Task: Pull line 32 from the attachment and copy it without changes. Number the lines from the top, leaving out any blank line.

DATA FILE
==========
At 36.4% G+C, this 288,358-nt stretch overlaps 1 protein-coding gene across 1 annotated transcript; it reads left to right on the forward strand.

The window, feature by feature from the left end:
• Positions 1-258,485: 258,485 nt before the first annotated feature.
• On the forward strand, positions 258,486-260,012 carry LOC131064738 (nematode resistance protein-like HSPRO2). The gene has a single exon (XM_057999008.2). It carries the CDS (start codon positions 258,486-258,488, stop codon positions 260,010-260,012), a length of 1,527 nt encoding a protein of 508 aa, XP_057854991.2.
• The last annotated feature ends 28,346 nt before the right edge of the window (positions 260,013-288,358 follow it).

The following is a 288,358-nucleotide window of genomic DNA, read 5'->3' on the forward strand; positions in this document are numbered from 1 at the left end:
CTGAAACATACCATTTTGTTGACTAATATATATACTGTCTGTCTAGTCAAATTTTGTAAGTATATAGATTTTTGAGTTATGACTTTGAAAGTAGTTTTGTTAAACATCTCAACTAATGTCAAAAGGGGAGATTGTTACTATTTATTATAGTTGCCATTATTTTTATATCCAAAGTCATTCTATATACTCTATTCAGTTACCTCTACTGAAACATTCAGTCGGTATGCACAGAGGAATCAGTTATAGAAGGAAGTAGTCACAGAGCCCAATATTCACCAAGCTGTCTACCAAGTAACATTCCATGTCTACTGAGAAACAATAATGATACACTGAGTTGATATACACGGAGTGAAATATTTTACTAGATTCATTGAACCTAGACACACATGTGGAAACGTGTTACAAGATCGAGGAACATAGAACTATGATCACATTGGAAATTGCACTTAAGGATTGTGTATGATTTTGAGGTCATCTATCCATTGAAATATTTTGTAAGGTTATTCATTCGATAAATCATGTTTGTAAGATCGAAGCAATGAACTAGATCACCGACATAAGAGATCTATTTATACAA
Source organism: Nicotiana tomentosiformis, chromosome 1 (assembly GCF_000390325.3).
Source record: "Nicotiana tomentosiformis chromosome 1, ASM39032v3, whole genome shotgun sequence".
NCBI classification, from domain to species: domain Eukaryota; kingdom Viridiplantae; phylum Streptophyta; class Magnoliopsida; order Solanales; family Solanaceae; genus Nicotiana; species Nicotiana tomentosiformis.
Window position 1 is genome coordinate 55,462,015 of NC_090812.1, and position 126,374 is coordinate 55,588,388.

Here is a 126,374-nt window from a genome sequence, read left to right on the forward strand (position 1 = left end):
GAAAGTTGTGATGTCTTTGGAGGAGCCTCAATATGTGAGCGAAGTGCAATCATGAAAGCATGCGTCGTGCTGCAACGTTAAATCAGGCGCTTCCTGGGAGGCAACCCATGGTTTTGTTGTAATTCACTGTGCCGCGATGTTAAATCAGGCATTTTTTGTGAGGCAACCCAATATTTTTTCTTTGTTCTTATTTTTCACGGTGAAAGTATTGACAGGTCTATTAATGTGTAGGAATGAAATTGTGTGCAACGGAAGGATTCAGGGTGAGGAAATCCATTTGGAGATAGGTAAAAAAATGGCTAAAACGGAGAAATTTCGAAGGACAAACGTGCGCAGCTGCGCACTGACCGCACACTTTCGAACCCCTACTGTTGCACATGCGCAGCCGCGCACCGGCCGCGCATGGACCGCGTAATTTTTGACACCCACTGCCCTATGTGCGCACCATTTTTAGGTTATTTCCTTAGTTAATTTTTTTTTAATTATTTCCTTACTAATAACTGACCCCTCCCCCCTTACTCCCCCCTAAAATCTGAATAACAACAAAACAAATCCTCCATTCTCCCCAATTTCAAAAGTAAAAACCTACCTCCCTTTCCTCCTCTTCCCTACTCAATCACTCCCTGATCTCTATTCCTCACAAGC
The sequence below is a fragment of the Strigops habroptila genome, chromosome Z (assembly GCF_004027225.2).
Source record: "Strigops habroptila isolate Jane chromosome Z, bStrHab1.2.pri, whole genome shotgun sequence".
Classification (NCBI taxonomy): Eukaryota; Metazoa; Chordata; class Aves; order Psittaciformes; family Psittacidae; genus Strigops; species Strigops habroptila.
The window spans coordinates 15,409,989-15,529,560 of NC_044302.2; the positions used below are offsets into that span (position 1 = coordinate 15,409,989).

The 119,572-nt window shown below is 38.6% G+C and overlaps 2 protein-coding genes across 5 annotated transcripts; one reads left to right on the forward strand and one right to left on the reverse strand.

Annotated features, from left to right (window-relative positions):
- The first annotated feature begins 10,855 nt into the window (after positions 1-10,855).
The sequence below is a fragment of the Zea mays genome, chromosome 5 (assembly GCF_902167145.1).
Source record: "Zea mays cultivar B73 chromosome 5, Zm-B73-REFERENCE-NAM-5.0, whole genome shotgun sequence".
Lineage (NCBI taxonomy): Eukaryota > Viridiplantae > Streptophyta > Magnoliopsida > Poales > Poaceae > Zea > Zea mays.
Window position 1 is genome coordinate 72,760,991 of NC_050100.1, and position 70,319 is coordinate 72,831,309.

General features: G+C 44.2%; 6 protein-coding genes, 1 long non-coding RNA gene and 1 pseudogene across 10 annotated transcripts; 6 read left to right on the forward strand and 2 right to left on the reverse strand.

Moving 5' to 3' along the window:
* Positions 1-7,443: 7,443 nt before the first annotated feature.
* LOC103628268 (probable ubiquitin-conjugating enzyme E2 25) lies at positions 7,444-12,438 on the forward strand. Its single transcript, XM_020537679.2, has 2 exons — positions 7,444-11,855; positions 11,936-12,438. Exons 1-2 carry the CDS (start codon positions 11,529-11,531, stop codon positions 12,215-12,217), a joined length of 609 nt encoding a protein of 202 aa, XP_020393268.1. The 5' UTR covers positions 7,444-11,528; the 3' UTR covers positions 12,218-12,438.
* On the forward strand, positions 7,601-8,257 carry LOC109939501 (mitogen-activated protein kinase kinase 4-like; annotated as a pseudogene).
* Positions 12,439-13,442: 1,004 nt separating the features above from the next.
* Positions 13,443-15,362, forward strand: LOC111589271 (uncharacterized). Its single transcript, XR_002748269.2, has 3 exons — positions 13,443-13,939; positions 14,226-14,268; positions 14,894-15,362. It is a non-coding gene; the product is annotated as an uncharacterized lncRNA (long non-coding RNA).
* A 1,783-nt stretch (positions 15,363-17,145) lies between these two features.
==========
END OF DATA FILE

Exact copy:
* A 1,783-nt stretch (positions 15,363-17,145) lies between these two features.